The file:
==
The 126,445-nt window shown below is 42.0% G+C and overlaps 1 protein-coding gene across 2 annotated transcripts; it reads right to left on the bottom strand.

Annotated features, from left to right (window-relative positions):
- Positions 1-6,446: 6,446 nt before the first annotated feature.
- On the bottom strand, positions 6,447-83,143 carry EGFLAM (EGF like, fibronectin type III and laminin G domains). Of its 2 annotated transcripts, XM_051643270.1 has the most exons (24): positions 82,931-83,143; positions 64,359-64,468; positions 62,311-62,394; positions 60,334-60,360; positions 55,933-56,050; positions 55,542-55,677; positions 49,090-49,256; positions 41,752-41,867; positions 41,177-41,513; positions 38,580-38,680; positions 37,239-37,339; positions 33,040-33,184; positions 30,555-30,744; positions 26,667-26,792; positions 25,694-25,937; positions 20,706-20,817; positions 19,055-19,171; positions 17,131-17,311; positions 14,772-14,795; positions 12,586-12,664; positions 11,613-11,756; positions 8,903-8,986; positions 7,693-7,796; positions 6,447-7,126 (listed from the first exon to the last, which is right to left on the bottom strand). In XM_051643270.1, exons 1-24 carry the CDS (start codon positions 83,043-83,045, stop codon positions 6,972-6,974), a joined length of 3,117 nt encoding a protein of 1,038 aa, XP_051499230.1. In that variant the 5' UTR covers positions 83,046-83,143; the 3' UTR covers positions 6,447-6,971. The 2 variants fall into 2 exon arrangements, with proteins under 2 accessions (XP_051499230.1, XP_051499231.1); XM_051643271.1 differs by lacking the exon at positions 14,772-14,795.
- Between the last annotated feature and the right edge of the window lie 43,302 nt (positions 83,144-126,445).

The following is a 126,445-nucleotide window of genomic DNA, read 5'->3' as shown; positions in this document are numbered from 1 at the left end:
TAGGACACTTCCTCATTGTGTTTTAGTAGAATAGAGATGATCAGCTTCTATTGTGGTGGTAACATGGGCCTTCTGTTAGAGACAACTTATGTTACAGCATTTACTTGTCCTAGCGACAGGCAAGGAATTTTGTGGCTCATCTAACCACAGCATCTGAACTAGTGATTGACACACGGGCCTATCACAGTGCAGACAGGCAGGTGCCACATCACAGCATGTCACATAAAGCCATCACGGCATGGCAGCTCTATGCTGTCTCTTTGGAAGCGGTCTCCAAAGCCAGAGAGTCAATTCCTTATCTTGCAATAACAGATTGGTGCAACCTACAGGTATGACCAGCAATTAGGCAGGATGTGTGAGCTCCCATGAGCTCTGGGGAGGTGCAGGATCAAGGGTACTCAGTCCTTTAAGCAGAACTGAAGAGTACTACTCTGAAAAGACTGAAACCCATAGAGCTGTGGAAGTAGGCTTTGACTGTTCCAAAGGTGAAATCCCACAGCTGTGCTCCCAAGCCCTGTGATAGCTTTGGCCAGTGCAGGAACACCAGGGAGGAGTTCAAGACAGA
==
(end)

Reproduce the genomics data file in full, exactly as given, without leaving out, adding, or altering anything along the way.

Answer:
The 126,445-nt window shown below is 42.0% G+C and overlaps 1 protein-coding gene across 2 annotated transcripts; it reads right to left on the bottom strand.

Annotated features, from left to right (window-relative positions):
- Positions 1-6,446: 6,446 nt before the first annotated feature.
- On the bottom strand, positions 6,447-83,143 carry EGFLAM (EGF like, fibronectin type III and laminin G domains). Of its 2 annotated transcripts, XM_051643270.1 has the most exons (24): positions 82,931-83,143; positions 64,359-64,468; positions 62,311-62,394; positions 60,334-60,360; positions 55,933-56,050; positions 55,542-55,677; positions 49,090-49,256; positions 41,752-41,867; positions 41,177-41,513; positions 38,580-38,680; positions 37,239-37,339; positions 33,040-33,184; positions 30,555-30,744; positions 26,667-26,792; positions 25,694-25,937; positions 20,706-20,817; positions 19,055-19,171; positions 17,131-17,311; positions 14,772-14,795; positions 12,586-12,664; positions 11,613-11,756; positions 8,903-8,986; positions 7,693-7,796; positions 6,447-7,126 (listed from the first exon to the last, which is right to left on the bottom strand). In XM_051643270.1, exons 1-24 carry the CDS (start codon positions 83,043-83,045, stop codon positions 6,972-6,974), a joined length of 3,117 nt encoding a protein of 1,038 aa, XP_051499230.1. In that variant the 5' UTR covers positions 83,046-83,143; the 3' UTR covers positions 6,447-6,971. The 2 variants fall into 2 exon arrangements, with proteins under 2 accessions (XP_051499230.1, XP_051499231.1); XM_051643271.1 differs by lacking the exon at positions 14,772-14,795.
- Between the last annotated feature and the right edge of the window lie 43,302 nt (positions 83,144-126,445).

The following is a 126,445-nucleotide window of genomic DNA, read 5'->3' as shown; positions in this document are numbered from 1 at the left end:
TAGGACACTTCCTCATTGTGTTTTAGTAGAATAGAGATGATCAGCTTCTATTGTGGTGGTAACATGGGCCTTCTGTTAGAGACAACTTATGTTACAGCATTTACTTGTCCTAGCGACAGGCAAGGAATTTTGTGGCTCATCTAACCACAGCATCTGAACTAGTGATTGACACACGGGCCTATCACAGTGCAGACAGGCAGGTGCCACATCACAGCATGTCACATAAAGCCATCACGGCATGGCAGCTCTATGCTGTCTCTTTGGAAGCGGTCTCCAAAGCCAGAGAGTCAATTCCTTATCTTGCAATAACAGATTGGTGCAACCTACAGGTATGACCAGCAATTAGGCAGGATGTGTGAGCTCCCATGAGCTCTGGGGAGGTGCAGGATCAAGGGTACTCAGTCCTTTAAGCAGAACTGAAGAGTACTACTCTGAAAAGACTGAAACCCATAGAGCTGTGGAAGTAGGCTTTGACTGTTCCAAAGGTGAAATCCCACAGCTGTGCTCCCAAGCCCTGTGATAGCTTTGGCCAGTGCAGGAACACCAGGGAGGAGTTCAAGACAGA